Hands pouring hot pickle brine into jars of cucumbers.

Use Hot Pickle Brine

The brine is a quick fix – just bring the salt, sugar, vinegars and water to a boil. Pour the hot brine into the jars, making sure you cover the cucumbers completely but leave a little room at the top of the jar. 

Dill Pickles packed into jars before canning.

How Long will Dill Pickles Last?

You can stop at this point and keep your pickles in the refrigerator for several weeks or… you can keep on going and process the jars in a hot water bath, extending their shelf life to a year. The canning step is not difficult, although by processing the pickles you will cook them a little and they will be a little softer than if you just keep them as refrigerator pickles. If you’re up for canning… read on.

Lowering jars of dill pickles into a canner.

How to Can Dill Pickles

Canning anything is much easier if you have the right equipment. You’ll need a really large pot, a rack and some tongs at the very least, but if you plan on canning more than once, getting a canning kit makes the whole process very easy. Bring the very large pot of water to a boil and then lower the jars into the water. Knowing exactly how much water to bring to the boil can be tricky, since the jars will displace a lot of the water, but you need to have enough water to cover the jars completely. The easiest way to do this is to lower the jars into the water before you bring it to a boil. Add enough water to cover the jars by at least 1 inch and then remove the jars, turn on the heat and bring the water to a boil. Lowering the jars into the water after it boils helps minimize the time the pickles spend in the hot water and therefore minimizing how much they get “cooked”.

For quart jars, boil the pickles for 10 minutes and then leave the jars in the hot water for another 5 minutes before removing them to a towel-lined countertop to cool. For pint jars, boil the pickles for 10 minutes and then remove them right away. As the jars cool, the lids will “pop” and seal. If any jars lids to not seal properly (you’ll know because you’ll be able to press on the lid and make a popping sound with your finger), store them in the refrigerator. Otherwise, your canned pickles will last at room temperature for up to a year.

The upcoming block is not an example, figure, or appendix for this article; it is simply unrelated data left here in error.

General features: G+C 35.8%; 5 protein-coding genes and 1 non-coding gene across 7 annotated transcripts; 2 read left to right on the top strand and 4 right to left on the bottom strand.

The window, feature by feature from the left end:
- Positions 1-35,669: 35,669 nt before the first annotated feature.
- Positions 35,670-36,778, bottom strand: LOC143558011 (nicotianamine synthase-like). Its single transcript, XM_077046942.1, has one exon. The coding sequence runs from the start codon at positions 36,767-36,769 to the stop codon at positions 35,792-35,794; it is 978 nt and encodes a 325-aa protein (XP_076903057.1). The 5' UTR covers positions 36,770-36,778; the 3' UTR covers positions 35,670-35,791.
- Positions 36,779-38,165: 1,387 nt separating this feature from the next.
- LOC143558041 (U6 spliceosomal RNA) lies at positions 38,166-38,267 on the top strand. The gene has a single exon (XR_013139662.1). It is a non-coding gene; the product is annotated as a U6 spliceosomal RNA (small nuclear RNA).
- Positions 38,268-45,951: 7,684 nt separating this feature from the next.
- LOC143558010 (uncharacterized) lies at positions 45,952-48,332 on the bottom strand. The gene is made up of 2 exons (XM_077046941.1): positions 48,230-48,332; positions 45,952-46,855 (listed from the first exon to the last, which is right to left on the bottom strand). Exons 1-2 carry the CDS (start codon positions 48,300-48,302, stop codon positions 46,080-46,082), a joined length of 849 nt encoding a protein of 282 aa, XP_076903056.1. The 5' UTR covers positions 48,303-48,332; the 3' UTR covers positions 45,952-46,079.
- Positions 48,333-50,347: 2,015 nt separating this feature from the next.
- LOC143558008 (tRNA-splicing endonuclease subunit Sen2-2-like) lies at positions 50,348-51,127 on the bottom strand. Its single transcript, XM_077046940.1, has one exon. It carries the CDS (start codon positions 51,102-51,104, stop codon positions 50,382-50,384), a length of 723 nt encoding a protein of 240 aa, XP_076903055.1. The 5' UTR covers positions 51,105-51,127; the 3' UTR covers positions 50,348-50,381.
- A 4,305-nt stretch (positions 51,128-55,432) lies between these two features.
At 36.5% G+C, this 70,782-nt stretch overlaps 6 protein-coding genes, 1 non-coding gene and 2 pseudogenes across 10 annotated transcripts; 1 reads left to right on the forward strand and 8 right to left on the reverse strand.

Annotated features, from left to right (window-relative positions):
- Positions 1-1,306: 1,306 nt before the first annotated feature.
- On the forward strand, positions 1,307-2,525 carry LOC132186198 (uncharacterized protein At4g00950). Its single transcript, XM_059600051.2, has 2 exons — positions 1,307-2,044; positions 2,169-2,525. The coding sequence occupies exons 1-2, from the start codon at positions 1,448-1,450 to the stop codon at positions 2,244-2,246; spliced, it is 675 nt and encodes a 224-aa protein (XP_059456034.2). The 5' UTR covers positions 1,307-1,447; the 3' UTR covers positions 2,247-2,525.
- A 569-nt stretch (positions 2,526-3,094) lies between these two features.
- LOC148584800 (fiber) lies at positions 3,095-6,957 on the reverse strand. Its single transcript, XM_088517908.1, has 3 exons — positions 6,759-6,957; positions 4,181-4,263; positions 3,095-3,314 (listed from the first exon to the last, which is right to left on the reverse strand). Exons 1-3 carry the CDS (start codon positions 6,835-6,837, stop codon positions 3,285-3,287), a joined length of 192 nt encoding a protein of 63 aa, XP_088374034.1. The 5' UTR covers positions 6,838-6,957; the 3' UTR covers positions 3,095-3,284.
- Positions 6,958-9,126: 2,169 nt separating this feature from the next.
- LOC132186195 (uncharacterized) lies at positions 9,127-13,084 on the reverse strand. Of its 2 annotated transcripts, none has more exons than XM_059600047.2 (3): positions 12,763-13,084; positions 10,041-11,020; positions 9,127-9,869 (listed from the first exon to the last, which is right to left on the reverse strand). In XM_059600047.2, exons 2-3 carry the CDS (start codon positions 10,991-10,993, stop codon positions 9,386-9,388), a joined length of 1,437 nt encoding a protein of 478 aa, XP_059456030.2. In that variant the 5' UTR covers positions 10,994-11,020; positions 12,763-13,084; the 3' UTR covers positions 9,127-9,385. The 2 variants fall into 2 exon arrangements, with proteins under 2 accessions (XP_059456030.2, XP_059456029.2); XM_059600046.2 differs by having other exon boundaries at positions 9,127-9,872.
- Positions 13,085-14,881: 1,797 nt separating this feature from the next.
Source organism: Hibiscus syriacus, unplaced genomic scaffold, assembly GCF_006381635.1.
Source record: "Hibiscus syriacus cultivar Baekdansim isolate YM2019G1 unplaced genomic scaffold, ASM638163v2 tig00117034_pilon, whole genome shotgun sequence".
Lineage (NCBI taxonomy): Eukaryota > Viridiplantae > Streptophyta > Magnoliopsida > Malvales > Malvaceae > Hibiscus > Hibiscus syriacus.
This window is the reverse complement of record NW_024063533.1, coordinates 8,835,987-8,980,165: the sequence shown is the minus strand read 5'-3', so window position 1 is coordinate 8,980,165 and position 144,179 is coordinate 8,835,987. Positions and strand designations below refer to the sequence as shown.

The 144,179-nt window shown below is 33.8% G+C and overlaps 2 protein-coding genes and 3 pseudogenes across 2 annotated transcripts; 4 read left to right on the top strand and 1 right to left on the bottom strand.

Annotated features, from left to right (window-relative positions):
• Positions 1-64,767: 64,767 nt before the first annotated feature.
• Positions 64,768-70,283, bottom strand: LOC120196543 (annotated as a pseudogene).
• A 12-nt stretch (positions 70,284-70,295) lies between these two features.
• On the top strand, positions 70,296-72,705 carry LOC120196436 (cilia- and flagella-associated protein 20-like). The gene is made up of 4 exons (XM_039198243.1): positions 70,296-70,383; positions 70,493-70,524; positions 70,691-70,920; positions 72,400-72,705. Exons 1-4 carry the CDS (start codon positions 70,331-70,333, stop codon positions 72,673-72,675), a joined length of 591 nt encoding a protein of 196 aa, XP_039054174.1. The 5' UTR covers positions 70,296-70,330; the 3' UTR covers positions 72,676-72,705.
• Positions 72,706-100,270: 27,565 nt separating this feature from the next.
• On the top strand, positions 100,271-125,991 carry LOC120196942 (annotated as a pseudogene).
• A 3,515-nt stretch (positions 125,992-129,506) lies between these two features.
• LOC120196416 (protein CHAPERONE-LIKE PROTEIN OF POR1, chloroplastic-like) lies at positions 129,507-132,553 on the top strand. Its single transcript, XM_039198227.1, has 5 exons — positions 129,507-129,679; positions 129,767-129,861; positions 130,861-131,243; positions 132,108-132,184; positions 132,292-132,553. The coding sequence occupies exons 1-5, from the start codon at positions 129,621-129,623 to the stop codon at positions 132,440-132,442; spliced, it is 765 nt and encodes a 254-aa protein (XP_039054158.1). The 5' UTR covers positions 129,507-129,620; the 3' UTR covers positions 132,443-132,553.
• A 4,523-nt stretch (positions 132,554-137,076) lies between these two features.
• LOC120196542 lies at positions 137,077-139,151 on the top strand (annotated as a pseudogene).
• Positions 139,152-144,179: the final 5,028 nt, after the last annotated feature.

A sandwich on a plate with a dill pickle spear and a glass of beer.

So You Have Pickles… Now What?

I doubt you need help knowing what to do with your new homemade dill pickles, but just in case you want ideas other than going alongside your favorite sandwich or burger… a little chopped up pickle is a nice addition to tuna salad and once you have finished the pickles, the brine is a perfect marinade for pickle-brined fried chicken. Of course, another nice thing to do with your homemade pickles is to give them away as gifts. Your friends will be impressed and everyone loves a homemade gift.

Once you’ve mastered your dill pickles, why not try their sweeter cousin (and my favorite), bread and butter pickles. They can be canned the same way.

Dill Pickles

  • Prep Time: 1 h
  • Cook Time: 20 m
  • Total Time: 1 h 20 m
  • Servings:
    (makes 4 quarts or 8 pints)


Pickling spice:
  • 2 tablespoons black peppercorns
  • 2 tablespoons mustard seeds
  • 2 tablespoons coriander seeds
  • 2 tablespoons dill seeds
  • 1 tablespoon allspice berries
  • ½ teaspoon crushed red pepper flakes
  • 1 tablespoon crumbled bay leaves (about 10 to 12)
  • 5 pounds pickling cucumbers
  • 4 cups water
  • 3 cups white vinegar
  • 1 cup apple cider vinegar (with 5% acidity)
  • ¼ cup pickling salt (or 1/4 cup+1 TBL Kosher salt)
  • 2 teaspoons sugar
  • 1 large bunch dill with stems and flowers
  • 8 cloves garlic


  1. Rinse the cucumbers with cold water and slice off the blossom end of the cucumber. If you are not sure which end it is, just slice off both ends of the cucumbers. Soak the cucumbers in salted ice water for 4 to 5 hours. (The water should taste salty - use about ⅓ cup of salt per 1 gallon of water.)

  2. Sanitize the jars and jar lids by placing a rack in a large pot filled with water. Place the jars and lids in the pot. Make sure the jars are completely submerged in the water. Bring the water to a rolling boil and then turn off the heat and cover with a lid. Keep the jars warm until ready to use. (You can also use the sanitize setting on a dishwasher. Run the cycle close to the time you are ready to use the jars.) If using, sanitize tongs and funnel this way as well.